Israel completed a successful bond issue on Wednesday, selling $3 billion worth of government bonds, despite the government’s large budgetary deficit and prolonged political gridlock.
Israel’s Treasury issued $2 billion worth of 30-year bonds at 3.375%, or 115 basis points more than comparable US Treasury bonds, and an additional $1 billion worth of 10-year bonds at 2.5%, or 68 basis points above the US Treasury’s rates.
According to a statement by the Ministry of Finance, the bond offering was met with record demand, amounting to approximately $20 billion, almost seven times more than the total bonds offered.
The offering attracted over 400 different investors from nearly 40 countries, including the US, UK and Germany. There was a particularly high demand from Asian institutional investors, including from Japan and Hong Kong.
The list of buyers included central banks, pension funds, insurance companies and several other financial institutions that already hold Israeli securities.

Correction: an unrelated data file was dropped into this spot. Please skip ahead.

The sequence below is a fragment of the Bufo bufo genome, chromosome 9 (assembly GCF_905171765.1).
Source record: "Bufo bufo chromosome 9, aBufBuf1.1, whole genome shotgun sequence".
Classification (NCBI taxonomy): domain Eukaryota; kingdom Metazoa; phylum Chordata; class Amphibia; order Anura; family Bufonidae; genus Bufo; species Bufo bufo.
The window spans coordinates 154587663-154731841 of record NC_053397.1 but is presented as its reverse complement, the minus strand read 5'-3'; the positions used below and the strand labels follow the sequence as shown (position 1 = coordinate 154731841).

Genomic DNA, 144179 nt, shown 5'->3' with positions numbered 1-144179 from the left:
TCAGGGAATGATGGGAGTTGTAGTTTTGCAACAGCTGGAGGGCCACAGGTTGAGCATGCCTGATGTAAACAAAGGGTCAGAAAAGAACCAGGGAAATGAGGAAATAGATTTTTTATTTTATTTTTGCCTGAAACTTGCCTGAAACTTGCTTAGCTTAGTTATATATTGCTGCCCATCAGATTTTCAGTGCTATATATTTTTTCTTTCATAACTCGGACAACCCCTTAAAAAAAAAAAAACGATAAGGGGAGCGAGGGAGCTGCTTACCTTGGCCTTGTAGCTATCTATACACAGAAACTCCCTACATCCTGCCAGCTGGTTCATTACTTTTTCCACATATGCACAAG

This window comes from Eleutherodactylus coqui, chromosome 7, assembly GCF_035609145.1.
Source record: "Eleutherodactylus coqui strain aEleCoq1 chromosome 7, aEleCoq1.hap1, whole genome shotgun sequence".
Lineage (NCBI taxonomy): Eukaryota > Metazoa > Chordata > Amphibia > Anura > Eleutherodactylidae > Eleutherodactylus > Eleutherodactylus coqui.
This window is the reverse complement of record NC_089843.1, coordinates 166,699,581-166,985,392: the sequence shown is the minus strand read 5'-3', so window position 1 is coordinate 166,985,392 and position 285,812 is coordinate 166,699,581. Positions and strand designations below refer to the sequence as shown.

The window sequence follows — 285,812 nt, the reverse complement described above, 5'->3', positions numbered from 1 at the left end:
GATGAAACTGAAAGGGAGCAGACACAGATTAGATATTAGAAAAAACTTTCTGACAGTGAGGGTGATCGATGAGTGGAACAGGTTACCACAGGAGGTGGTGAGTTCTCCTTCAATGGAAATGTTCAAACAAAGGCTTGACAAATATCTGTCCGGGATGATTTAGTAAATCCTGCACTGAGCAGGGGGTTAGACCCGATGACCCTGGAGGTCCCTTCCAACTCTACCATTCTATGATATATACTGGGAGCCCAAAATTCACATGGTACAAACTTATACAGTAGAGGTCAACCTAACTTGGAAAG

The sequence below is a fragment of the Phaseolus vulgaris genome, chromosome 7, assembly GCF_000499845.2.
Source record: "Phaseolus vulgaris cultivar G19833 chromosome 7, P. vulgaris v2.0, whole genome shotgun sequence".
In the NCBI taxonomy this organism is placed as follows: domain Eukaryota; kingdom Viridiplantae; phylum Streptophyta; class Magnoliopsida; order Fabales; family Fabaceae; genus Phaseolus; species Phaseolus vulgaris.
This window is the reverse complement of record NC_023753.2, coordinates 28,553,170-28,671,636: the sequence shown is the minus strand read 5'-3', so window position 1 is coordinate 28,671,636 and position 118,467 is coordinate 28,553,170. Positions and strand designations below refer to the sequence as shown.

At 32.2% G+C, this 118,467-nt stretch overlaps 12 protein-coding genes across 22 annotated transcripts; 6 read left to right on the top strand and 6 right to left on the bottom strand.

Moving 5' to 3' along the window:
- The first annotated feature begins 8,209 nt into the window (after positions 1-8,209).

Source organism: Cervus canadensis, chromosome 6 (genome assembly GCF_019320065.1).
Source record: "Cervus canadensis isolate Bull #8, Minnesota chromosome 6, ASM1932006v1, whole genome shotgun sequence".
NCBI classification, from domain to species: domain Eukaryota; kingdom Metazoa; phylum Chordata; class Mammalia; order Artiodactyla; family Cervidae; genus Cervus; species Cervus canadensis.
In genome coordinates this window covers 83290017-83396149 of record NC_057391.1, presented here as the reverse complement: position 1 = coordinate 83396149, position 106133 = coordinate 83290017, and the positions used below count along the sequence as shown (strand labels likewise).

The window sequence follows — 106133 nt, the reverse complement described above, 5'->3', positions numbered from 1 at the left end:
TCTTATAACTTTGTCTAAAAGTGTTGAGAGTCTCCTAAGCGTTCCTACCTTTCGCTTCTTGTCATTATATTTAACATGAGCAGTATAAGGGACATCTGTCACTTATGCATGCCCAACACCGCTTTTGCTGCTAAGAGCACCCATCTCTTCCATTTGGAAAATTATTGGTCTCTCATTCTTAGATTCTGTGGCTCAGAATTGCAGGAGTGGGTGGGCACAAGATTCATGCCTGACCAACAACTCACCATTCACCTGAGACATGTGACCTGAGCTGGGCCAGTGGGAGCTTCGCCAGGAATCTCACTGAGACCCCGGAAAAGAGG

The sale was the 13th US dollar bond issue offered by the Israeli government. The previous US dollar bond issue occurred a year ago, in January 2018.
The offering is part of the Treasury’s General Accountant’s Department’s work plan aimed at “diversifying government debt financing channels, expanding the investor base and building a foreign currency reference curve in global markets.”
Accountant General Rony Hizkiyahu said the successful bond issue shows the confidence of international investors in Israel’s economy.
“The successful bond issuance represents the confidence of the world’s largest investors in the Israeli economy and indicates the high demand for Israeli government bonds. The level of issuance and low cost will constitute an important element in financing the government’s activities in the coming year,” he said.
Senior Deputy Accountant General Gil Cohen added that “the highest ever demand and lowest ever spread in Israel’s issuance is a direct result of the strength of the Israeli economy and professional policy in the management of government debt in recent years.”